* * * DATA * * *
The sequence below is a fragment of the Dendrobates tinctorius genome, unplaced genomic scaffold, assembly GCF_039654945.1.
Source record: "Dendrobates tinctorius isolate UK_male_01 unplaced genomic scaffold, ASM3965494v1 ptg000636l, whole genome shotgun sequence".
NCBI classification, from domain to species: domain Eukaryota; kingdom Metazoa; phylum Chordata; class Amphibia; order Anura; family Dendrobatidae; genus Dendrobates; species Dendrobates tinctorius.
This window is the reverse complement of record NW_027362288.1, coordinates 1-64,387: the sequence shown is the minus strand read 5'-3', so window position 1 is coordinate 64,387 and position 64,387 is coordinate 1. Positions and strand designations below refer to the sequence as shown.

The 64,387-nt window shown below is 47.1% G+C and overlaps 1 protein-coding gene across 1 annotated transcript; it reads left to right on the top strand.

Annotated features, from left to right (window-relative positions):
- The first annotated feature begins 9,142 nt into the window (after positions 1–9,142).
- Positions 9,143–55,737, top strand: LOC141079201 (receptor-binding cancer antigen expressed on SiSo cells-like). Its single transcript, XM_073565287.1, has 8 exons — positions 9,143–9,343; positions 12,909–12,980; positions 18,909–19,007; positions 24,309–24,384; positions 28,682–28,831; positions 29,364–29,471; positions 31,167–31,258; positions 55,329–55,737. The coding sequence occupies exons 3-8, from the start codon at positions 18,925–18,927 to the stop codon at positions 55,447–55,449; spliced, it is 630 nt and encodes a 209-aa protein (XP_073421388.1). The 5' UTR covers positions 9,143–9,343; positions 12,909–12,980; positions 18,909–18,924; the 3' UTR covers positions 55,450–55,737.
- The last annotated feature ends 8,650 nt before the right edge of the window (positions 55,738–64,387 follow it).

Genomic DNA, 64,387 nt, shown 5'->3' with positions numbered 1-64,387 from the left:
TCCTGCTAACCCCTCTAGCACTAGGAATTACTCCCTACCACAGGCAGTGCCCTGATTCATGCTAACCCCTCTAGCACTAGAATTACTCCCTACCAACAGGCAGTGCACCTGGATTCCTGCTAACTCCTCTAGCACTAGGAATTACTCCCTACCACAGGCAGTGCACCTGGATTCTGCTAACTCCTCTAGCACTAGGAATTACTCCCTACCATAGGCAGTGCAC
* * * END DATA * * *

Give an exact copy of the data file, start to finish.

The sequence below is a fragment of the Dendrobates tinctorius genome, unplaced genomic scaffold, assembly GCF_039654945.1.
Source record: "Dendrobates tinctorius isolate UK_male_01 unplaced genomic scaffold, ASM3965494v1 ptg000636l, whole genome shotgun sequence".
NCBI classification, from domain to species: domain Eukaryota; kingdom Metazoa; phylum Chordata; class Amphibia; order Anura; family Dendrobatidae; genus Dendrobates; species Dendrobates tinctorius.
This window is the reverse complement of record NW_027362288.1, coordinates 1-64,387: the sequence shown is the minus strand read 5'-3', so window position 1 is coordinate 64,387 and position 64,387 is coordinate 1. Positions and strand designations below refer to the sequence as shown.

The 64,387-nt window shown below is 47.1% G+C and overlaps 1 protein-coding gene across 1 annotated transcript; it reads left to right on the top strand.

Annotated features, from left to right (window-relative positions):
- The first annotated feature begins 9,142 nt into the window (after positions 1–9,142).
- Positions 9,143–55,737, top strand: LOC141079201 (receptor-binding cancer antigen expressed on SiSo cells-like). Its single transcript, XM_073565287.1, has 8 exons — positions 9,143–9,343; positions 12,909–12,980; positions 18,909–19,007; positions 24,309–24,384; positions 28,682–28,831; positions 29,364–29,471; positions 31,167–31,258; positions 55,329–55,737. The coding sequence occupies exons 3-8, from the start codon at positions 18,925–18,927 to the stop codon at positions 55,447–55,449; spliced, it is 630 nt and encodes a 209-aa protein (XP_073421388.1). The 5' UTR covers positions 9,143–9,343; positions 12,909–12,980; positions 18,909–18,924; the 3' UTR covers positions 55,450–55,737.
- The last annotated feature ends 8,650 nt before the right edge of the window (positions 55,738–64,387 follow it).

Genomic DNA, 64,387 nt, shown 5'->3' with positions numbered 1-64,387 from the left:
TCCTGCTAACCCCTCTAGCACTAGGAATTACTCCCTACCACAGGCAGTGCCCTGATTCATGCTAACCCCTCTAGCACTAGAATTACTCCCTACCAACAGGCAGTGCACCTGGATTCCTGCTAACTCCTCTAGCACTAGGAATTACTCCCTACCACAGGCAGTGCACCTGGATTCTGCTAACTCCTCTAGCACTAGGAATTACTCCCTACCATAGGCAGTGCAC